NEW YORK (
) -- The markets fell Tuesday despite a move by the IMF to deal with liquidity issues in Europe and the possibility of the
easing monetary policy.
Dow Jones Industrial Average
fell 53.59, or 0.46%, to 11,493.72. The
dropped 4.93, or 0.41%, to 1188.05. The
lost 1.86, or 0.07%, to 2521.28.
Melissa Lee, the moderator of
's "Fast Money" TV show, said that the
has scheduled another round of stress tests for 31 banks in the U.S. She said the six largest banks will undergo tough tests to determine how well they can do under a hypothetical global shock.
For a breakout of some stocks from a recent "Fast Money" TV show, check out Dan Fitzpatrick's "3 Stocks I Saw on TV."
3 Stocks I Saw on TV
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Joe Terranova said the stress tests will lay the groundwork the banks' capital strategy plans for 2012. He believes
will fare the best of the six largest banks in being in a position to have enough capital for dividends and stock repurchases.
Steve Grasso viewed the tests as another headwind for banks that will allow investors to determine which banks are best to invest in. He said in the near term, investors will probably sell first and ask questions later.
Tim Seymour said the stress tests will be a pro-active move to make sure U.S. banks have the necessary capital base.
Karen Finerman was skeptical of the tests, saying they raise a number of questions. She wondered how the tests would be administered, whether the government would step in with equity injections to raise capital and how they would weigh the risks of sovereign debts.
Terranova said the tests will mirror the 2008 shock and test bank portfolios against a jobless rate of 13% and a 8% contraction in the GDP.
Fred Cannon, director of research for KBW, said the tough tests are designed to bring credibility back into the banking space. He acknowledged investors will find it tough to invest in bank stocks between now and the test results.
Lee noted that
was down today despite having sold $400 million in stock and convertible bonds to raise much needed capital.
Len Brecken, of Brecken Capital, said Netflix is still dealing with an enormous $4.5 billion in off-balance sheet obligations that have led Hollywood to realize it won't get its money back. He said the company has serious problems: weak U.S. subscription growth in a saturated market.
Brecken, who has been famously short the stock, surprised the panel when he told them he is no longer in the stock. He said it was a portfolio decision and was repositioning into micronames. He said he covered his short on the leg down to $100 and acknowledged his trade wasn't perfect.
Lee shifted the panel's attention to
whose shares were up. Peter Misek, an analyst with Jefferies who has a buy rating on the stock and a price tag of $500, said the iPad is a seasonal item and remains the most coveted item for Christmas.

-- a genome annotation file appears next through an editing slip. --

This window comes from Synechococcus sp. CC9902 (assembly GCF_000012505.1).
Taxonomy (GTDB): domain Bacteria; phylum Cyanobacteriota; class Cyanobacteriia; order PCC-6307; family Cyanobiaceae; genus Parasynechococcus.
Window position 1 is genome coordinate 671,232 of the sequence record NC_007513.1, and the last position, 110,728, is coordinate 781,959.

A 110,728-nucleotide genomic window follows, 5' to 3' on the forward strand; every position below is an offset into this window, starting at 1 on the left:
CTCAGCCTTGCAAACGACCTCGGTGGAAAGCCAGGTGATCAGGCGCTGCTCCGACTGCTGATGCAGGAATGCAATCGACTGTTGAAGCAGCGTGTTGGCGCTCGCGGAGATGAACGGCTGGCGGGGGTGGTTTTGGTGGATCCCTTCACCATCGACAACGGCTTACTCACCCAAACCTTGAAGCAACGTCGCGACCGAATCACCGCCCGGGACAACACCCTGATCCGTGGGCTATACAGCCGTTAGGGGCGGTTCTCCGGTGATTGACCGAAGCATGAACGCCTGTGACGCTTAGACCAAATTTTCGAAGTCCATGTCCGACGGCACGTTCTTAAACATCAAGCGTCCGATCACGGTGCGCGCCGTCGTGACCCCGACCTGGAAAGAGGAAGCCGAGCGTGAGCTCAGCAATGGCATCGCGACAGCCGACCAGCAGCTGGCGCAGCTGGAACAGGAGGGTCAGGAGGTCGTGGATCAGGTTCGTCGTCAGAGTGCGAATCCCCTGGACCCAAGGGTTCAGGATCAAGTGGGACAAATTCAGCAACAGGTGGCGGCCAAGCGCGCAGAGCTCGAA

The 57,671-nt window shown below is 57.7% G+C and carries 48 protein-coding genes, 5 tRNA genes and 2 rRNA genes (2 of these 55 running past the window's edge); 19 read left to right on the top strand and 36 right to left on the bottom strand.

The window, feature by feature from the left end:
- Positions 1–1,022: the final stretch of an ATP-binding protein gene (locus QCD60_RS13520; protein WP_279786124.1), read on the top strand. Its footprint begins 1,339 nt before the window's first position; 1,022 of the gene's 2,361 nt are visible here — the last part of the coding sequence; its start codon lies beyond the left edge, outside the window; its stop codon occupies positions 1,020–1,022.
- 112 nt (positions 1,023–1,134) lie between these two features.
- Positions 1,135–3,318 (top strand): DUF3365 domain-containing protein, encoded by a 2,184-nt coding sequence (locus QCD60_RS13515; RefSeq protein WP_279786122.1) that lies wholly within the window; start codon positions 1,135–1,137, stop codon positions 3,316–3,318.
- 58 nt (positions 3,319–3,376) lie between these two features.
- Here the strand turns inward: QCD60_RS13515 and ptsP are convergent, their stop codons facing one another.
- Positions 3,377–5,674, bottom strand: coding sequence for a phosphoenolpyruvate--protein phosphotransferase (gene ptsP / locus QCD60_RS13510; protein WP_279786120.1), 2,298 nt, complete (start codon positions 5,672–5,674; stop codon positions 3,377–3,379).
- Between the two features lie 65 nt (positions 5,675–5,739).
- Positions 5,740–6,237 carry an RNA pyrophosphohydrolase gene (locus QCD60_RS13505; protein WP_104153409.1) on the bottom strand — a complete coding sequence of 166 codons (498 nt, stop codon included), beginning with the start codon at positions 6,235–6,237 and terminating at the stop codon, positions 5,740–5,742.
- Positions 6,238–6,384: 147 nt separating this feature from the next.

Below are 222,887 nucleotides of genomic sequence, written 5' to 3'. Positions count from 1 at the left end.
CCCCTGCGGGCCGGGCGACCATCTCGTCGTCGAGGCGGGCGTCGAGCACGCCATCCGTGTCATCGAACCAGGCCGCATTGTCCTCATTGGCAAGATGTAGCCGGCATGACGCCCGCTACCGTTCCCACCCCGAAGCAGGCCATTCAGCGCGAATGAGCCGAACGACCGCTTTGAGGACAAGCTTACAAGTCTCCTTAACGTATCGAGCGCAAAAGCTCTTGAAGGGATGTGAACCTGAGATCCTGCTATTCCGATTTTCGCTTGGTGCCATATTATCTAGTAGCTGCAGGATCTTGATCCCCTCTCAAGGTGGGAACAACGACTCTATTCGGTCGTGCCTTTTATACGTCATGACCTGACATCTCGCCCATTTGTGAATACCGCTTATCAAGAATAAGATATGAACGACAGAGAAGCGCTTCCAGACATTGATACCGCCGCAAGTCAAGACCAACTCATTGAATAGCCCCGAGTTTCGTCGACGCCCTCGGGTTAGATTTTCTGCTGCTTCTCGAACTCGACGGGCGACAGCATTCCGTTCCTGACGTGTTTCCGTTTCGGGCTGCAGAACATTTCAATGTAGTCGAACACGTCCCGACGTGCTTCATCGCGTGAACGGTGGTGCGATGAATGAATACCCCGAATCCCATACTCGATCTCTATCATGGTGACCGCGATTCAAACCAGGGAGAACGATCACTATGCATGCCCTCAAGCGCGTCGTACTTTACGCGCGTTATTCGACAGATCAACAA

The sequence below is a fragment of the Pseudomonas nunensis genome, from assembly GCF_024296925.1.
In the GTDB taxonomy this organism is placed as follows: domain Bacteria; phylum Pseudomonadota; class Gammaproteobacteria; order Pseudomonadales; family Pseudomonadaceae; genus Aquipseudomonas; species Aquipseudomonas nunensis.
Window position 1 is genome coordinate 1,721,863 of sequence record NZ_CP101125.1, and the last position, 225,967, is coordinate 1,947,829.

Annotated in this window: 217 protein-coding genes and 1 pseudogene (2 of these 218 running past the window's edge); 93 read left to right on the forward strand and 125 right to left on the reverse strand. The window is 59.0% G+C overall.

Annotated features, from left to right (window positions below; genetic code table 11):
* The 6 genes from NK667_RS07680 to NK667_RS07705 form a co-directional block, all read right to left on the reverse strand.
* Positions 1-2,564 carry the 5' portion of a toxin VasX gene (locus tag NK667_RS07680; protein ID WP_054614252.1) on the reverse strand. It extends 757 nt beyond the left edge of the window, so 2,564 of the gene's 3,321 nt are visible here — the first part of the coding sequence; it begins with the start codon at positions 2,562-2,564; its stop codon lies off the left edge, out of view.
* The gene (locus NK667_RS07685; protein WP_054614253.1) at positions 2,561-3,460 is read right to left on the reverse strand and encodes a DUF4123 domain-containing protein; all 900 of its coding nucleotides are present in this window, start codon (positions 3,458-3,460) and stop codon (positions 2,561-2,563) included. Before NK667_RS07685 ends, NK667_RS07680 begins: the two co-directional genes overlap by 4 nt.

He said it will be interesting to see if the Kindle 5 is going to take away business from the iPad. He said sales on Black Friday and Cyber Monday will be significant.
Shifting to the fear trade, Alex Panagiotiois, of Stern Agee and Leach, said he was going to wait until Wednesday afternoon and even Friday morning to put on an options trade, in which he would be long the VIX. He said the believes the VIX will go higher because of the sovereign debt crisis in Europe and elevated U.S. bank CD levels.
Lee brought in Alan McKim, CEO of
to talk about his business. He said his company is focused on boosting its North America business, helping companies in all phases of disaster planning.
Lee shifted to
, which was put on the tactical buy list by Morgan Stanley.
Seymour said the stock at $20.56 looks interesting for a company that is known as the "Google of Russia." He said he was considering buying it.
Switching to Thanksgiving Day,
reporter Jane Wells said grocers are pushing up the prices for Thanksgiving day dinner to their highest levels since 1990. He said it now costs $49.20 to feed a party of 10 on Thanksgiving day. She attributed the higher feed costs for the 22% hike in the cost of a turkey.
Despite the hard times, airlines are doing well, especially during the Thanksgiving break, with air travel up 2%. Ray Neidl, an analyst with Maxim Group, said the airlines are benefiting not only from higher fares but reduced capacity that pushes up yields. He said airlines will be making money in the fourth quarter and next year.
His best bet? Niche players like
, which opening up new routes to Asia..
In the final moves, J.J. Kinahan liked
. Grasso liked
. Finerman liked
And Terranova liked
Written by David Tong in San Francisco.
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